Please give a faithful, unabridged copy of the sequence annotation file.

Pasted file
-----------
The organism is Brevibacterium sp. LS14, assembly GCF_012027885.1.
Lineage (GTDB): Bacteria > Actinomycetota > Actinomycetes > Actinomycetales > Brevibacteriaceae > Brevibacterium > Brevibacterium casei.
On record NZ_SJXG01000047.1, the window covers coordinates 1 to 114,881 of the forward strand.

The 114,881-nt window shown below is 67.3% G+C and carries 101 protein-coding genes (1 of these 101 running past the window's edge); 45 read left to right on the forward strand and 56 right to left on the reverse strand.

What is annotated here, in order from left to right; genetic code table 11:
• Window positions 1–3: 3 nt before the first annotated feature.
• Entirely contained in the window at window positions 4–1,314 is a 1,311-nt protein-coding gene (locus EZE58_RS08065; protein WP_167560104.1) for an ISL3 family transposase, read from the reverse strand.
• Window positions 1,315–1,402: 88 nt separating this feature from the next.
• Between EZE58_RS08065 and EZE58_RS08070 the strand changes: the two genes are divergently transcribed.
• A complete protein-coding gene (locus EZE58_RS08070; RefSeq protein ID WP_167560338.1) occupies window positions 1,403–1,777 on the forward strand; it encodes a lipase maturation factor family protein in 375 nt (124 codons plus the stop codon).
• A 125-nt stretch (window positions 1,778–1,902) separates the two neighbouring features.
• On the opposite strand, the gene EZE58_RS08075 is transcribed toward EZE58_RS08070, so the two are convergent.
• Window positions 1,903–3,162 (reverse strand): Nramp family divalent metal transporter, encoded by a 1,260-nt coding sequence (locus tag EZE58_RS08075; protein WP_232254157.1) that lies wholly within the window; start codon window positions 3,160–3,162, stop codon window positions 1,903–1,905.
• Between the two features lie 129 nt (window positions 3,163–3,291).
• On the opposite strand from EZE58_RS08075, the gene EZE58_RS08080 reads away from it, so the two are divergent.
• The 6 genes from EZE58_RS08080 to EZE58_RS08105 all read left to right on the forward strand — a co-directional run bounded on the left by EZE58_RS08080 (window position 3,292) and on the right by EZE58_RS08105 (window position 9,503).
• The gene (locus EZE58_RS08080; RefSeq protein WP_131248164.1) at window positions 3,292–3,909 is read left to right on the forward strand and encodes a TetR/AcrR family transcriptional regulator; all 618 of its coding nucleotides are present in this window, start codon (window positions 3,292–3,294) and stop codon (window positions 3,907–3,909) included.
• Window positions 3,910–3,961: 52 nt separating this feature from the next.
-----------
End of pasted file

The organism is Brevibacterium sp. LS14, assembly GCF_012027885.1.
Lineage (GTDB): Bacteria > Actinomycetota > Actinomycetes > Actinomycetales > Brevibacteriaceae > Brevibacterium > Brevibacterium casei.
On record NZ_SJXG01000047.1, the window covers coordinates 1 to 114,881 of the forward strand.

The 114,881-nt window shown below is 67.3% G+C and carries 101 protein-coding genes (1 of these 101 running past the window's edge); 45 read left to right on the forward strand and 56 right to left on the reverse strand.

What is annotated here, in order from left to right; genetic code table 11:
• Window positions 1–3: 3 nt before the first annotated feature.
• Entirely contained in the window at window positions 4–1,314 is a 1,311-nt protein-coding gene (locus EZE58_RS08065; protein WP_167560104.1) for an ISL3 family transposase, read from the reverse strand.
• Window positions 1,315–1,402: 88 nt separating this feature from the next.
• Between EZE58_RS08065 and EZE58_RS08070 the strand changes: the two genes are divergently transcribed.
• A complete protein-coding gene (locus EZE58_RS08070; RefSeq protein ID WP_167560338.1) occupies window positions 1,403–1,777 on the forward strand; it encodes a lipase maturation factor family protein in 375 nt (124 codons plus the stop codon).
• A 125-nt stretch (window positions 1,778–1,902) separates the two neighbouring features.
• On the opposite strand, the gene EZE58_RS08075 is transcribed toward EZE58_RS08070, so the two are convergent.
• Window positions 1,903–3,162 (reverse strand): Nramp family divalent metal transporter, encoded by a 1,260-nt coding sequence (locus tag EZE58_RS08075; protein WP_232254157.1) that lies wholly within the window; start codon window positions 3,160–3,162, stop codon window positions 1,903–1,905.
• Between the two features lie 129 nt (window positions 3,163–3,291).
• On the opposite strand from EZE58_RS08075, the gene EZE58_RS08080 reads away from it, so the two are divergent.
• The 6 genes from EZE58_RS08080 to EZE58_RS08105 all read left to right on the forward strand — a co-directional run bounded on the left by EZE58_RS08080 (window position 3,292) and on the right by EZE58_RS08105 (window position 9,503).
• The gene (locus EZE58_RS08080; RefSeq protein WP_131248164.1) at window positions 3,292–3,909 is read left to right on the forward strand and encodes a TetR/AcrR family transcriptional regulator; all 618 of its coding nucleotides are present in this window, start codon (window positions 3,292–3,294) and stop codon (window positions 3,907–3,909) included.
• Window positions 3,910–3,961: 52 nt separating this feature from the next.